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Published May 22 2012

Forum editorial: ND must invest in its future

North Dakota’s rapid rise in oil production has been nothing less than remarkable. Last week, it became known that the Flickertail State surpassed Alaska in March to become the No. 2 oil-producing state, trailing Texas. The boom in the Williston Basin’s Bakken Formation has enabled North Dakota to surge from its spot as ninth-leading oil state in 2006. In just the past five years, the state’s oil production has quadrupled.

North Dakota is prospering as a result of the boom. Per-capita personal income has soared almost 80 percent over the past decade. Wage increases are widespread across the state, and unemployment is the lowest in the nation at 3.1 percent – so low that economists caution businesses could hesitate in coming to North Dakota because of the scarcity of workers.

That’s a problem most states would find enviable. But North Dakota cannot risk becoming complacent about its petroleum wealth. The state’s formations of oil and gas are vast, but they are not inexhaustible. North Dakotans, who are well aware of that fact, are not simply waiting for the wells to run dry. They voted in 2010 to create the Legacy Fund, which sets aside 30 percent of state revenues from oil and gas production.

The Legacy Fund already has accumulated $352 million in oil and gas tax collections. Its investment earnings so far have been meager, bringing the fund total to $353.1 million, reflecting its investments in short-term U.S. bonds. We aren’t second-guessing the conservative investment strategy, but the fund as it’s currently structured illustrates the crucial difference between saving and investment.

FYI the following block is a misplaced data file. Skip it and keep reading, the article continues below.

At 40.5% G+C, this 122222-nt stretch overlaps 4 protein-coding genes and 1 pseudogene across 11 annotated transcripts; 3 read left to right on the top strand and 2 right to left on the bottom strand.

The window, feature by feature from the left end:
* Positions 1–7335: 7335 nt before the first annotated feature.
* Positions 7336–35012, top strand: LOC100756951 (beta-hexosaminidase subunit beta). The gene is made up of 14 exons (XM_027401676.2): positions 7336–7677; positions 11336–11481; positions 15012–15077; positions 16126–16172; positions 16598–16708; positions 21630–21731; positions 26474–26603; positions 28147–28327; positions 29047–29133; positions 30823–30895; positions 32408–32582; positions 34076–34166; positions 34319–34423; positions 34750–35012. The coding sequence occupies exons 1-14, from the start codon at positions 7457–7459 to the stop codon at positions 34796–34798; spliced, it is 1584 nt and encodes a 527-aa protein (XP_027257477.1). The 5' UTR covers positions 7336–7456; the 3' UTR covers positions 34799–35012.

North Dakota leaders, who pride themselves at being stewards of the budgetary bottom line, have been good at saving, as reflected in the healthy surplus, on track to reach $600 million. But now, when coffers are healthy, is the time for North Dakota to think strategically about its economic future. In short, we shouldn’t fall into the trap of relying too much on raw natural resources.

The state has made impressive strides in strengthening and diversifying its economy, beginning 22 years ago with the Vision 2000 initiative. But it wasn’t that long ago that North Dakota, with years of stagnant population growth, was mourning the exodus of so many of its best and brightest young people for greener economic pastures in other states.

That’s a painful reminder of the need for the state’s leaders to think strategically about a path to sustainable prosperity and a future that will create ample jobs and opportunities for professionals, not just truck drivers and roustabouts. One important component will be to ensure a top-notch university system. We should never forget that North Dakota’s most precious natural resource is its human capital.


Forum editorials represent the opinion of Forum management and the newspaper’s Editorial Board


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